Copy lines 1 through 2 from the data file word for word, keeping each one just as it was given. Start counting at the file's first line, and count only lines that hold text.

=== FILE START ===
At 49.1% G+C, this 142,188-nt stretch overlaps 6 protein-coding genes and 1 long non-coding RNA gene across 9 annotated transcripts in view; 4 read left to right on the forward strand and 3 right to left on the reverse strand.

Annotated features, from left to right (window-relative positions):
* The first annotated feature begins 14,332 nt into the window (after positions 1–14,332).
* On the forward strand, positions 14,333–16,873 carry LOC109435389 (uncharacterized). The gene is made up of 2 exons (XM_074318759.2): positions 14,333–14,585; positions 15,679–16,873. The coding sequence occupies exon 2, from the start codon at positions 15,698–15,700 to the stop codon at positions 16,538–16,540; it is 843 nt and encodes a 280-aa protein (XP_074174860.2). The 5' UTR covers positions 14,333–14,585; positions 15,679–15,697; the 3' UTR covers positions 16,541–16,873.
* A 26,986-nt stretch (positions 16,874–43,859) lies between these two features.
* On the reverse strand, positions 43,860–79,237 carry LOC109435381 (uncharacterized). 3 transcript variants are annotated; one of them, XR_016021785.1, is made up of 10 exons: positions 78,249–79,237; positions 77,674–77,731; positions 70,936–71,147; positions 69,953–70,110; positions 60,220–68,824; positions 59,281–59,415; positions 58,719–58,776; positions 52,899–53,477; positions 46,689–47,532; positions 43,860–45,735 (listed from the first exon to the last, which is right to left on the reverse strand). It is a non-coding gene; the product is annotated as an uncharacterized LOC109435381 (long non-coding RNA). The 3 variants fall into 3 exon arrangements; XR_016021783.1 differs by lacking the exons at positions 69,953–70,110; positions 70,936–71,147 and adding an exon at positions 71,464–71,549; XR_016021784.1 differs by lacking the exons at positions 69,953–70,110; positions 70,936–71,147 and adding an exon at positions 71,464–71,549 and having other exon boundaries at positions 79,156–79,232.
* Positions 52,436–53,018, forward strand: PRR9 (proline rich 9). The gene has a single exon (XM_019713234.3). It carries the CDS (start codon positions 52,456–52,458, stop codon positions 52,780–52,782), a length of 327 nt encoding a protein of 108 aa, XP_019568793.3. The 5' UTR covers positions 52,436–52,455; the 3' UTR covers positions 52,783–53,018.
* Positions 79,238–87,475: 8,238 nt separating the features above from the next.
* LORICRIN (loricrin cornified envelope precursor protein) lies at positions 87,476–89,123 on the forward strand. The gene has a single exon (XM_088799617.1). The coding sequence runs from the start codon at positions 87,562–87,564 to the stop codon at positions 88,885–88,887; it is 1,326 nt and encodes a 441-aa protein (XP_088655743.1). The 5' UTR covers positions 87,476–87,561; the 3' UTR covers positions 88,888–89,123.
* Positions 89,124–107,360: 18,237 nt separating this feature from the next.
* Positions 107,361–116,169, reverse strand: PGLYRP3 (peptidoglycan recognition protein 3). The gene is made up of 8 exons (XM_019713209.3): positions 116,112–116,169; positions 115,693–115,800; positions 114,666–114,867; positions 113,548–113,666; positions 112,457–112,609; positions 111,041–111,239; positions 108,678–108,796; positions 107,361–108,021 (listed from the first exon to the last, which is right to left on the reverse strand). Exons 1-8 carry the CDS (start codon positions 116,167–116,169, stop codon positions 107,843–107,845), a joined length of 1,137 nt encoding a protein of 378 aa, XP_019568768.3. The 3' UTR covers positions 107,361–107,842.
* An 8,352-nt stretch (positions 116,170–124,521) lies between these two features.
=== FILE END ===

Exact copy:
At 49.1% G+C, this 142,188-nt stretch overlaps 6 protein-coding genes and 1 long non-coding RNA gene across 9 annotated transcripts in view; 4 read left to right on the forward strand and 3 right to left on the reverse strand.

Annotated features, from left to right (window-relative positions):